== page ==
This month the La Jolla group decided to risk the possibility of further commitment by reading two books that were originally published as monthly issues and are parts of volumes-long collected series.
First, we discussed Black Hammer Vol 1: Secret Origins, written by Jeff Lemire, with art by Dean Ormston. Much of the group felt Lemire did a good job showcasing individual characters through flashback stories, while also slowly weaving echoes of those flashbacks into a present-day story filled with mystery and character development payoffs. Though not much was uncovered about the title character, the other characters in the book were obviously (and admittedly) homages to familiar DC and Marvel superheroes. As a result, Black Hammer is a fun read for those who recognize the nods to past superhero comics. Fortunately, these nods are subtle and the story remains accessible to readers who are unfamiliar with the characters and stories to which Black Hammer pays homage. Much of the group felt Ormston’s art, though not typical for a superhero comic, is a good fit for the quirkiness and feeling that “something just ain’t quite right” in the Black Hammer universe. It’s obvious why this book has already won an Eisner Award and is nominated again this year!
Next we discussed Locke and Key Vol. 2: Head Games, written by Joe Hill, with art by Gabriel Rodriguez. The group was split between those who liked Vol 1 or Vol 2 better. It was mentioned that in vol. 2, Joe Hill seemed to be more focused on character development. The group also liked seeing more keys introduced in the story, and we all seemed to be especially creeped-out by the “head key!” Gabriel Rodriguez continues to deliver art that complements Hill’s story. The resident artist in our group pointed out that Rodriguez’s art is clearly that of a talented, trained professional artist. And when one of our members pointed-out that many Locke & Key characters have a similar “look,” it was noted that this was most likely done intentionally to link characters from the same family.
Next month, the La Jolla group will read The Walking Dead, vol. 1: Days Gone By, by Robert Kirkman and Tony Moore, and Saga vol. 4, by Brian K Vaughan and Fiona Staples.
For the month of May, the Mission Valley group immersed themselves in the world of Birthright Vol. 1: Homecoming by Joshua Williamson, Andrei Bressan, and Adriano Lucas.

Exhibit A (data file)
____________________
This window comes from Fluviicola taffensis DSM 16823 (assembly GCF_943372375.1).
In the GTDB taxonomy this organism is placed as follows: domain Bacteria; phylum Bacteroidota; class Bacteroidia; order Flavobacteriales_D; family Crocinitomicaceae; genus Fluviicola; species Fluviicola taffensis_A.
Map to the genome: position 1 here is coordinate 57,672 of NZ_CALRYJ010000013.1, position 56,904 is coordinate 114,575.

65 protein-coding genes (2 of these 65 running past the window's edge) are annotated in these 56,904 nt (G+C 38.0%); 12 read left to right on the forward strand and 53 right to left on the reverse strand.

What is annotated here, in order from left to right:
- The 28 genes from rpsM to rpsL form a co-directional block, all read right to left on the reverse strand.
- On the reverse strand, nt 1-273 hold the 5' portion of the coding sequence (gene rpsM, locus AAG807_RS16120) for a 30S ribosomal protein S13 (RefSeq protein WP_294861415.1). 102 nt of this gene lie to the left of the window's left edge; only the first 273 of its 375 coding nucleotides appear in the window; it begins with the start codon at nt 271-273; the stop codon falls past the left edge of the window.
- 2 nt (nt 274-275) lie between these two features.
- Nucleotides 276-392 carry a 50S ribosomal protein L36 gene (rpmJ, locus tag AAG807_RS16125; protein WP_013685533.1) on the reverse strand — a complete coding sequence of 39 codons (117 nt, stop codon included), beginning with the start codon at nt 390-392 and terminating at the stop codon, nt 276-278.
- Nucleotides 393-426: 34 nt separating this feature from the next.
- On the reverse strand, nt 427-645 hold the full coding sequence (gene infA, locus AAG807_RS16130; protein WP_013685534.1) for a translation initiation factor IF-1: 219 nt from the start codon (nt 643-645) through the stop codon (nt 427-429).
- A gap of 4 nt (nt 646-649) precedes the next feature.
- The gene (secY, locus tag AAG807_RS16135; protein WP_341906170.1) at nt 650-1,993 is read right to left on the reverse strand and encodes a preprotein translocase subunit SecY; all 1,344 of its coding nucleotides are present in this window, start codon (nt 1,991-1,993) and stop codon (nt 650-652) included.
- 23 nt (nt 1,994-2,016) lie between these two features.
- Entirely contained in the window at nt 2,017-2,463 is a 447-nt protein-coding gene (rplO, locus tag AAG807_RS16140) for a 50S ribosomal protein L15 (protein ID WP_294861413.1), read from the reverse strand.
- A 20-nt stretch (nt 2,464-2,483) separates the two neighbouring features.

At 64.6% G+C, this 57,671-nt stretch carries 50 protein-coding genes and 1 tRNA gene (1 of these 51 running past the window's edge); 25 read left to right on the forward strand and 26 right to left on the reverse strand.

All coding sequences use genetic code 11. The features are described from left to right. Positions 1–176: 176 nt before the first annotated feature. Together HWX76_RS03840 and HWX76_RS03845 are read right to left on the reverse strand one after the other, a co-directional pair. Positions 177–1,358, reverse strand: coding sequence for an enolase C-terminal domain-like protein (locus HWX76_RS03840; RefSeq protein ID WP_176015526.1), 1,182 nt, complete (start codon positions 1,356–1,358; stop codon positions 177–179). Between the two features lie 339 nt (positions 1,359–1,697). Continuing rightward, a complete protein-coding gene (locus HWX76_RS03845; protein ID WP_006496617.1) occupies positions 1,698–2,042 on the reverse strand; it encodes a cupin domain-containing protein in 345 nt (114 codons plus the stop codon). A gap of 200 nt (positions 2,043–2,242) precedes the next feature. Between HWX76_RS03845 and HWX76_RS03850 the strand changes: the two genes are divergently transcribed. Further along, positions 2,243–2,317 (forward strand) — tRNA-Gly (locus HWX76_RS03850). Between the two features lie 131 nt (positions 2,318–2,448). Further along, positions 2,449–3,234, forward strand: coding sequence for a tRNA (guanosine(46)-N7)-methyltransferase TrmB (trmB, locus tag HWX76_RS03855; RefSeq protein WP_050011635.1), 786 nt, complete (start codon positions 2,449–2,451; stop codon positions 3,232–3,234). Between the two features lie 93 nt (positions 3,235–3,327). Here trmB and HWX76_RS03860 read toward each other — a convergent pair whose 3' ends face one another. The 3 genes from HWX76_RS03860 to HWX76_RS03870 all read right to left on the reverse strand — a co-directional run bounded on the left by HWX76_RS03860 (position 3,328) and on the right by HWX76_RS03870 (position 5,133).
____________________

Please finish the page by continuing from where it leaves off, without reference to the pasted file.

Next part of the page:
The book collides the real world with a parallel dimension ruled by magic and sorcery. A family is thrown into turmoil when a child, the Chosen One, is transported to a far off realm only to return as a full grown adult and a hero of the kingdom, nonetheless. To say more might spoil a few plot twists that brought about a lively discussion within the group.
An action-packed story provided by Williamson, accompanied by the stunning visuals created by Bressan and Lucas, was largely enjoyed by all, except for one individual who was clearly wrong and another who read the wrong book because they don't like fun things. Most agreed that they would continue with future volumes to see where the story takes them.
Next up for Mission Valley in June is Rai Volume 1: Welcome to New Japan by Matt Kindt and Clayton Crain!
North Park’s May selection was the first two volumes of East of West, a sci-fi apocalyptic western by Jonathan Hickman, Nick Dragotta, Frank Martin Jr., and Rus Wooton. The story follows the personification of Death as he tracks down a group of cult leaders who betrayed him and killed his family while they try to bring about the end of the world set in an America that has been split into five different countries.
Everyone’s first reaction to the story was that it had a dense or complex story. The history of this world isn’t laid out at the very beginning, with the creators doling out backstory in between the scenes of political intrigue and violent revenge. As a result, a lot of members had trouble getting invested until the second volume, but after finishing it, some members kept reading all of the available volumes while others wanted to wait until the comics were completed so they could hopefully get their plot questions answered.
Everyone loved the art and coloring for the story, especially Dragotta’s interesting incorporation of sound effects. On one page a gunshot’s “boom” was used as a panel in and of itself, while in another panel a knife’s “swipe” actually cut through the sound effect itself. The colors were lush and in great contrast to the violent story taking place.
For June, North Park is moving from the biblical weird west to music covens in modern London with Phonogram Volume 2: The Singles Club, by Kieron Gillen and Jamie McKelvie.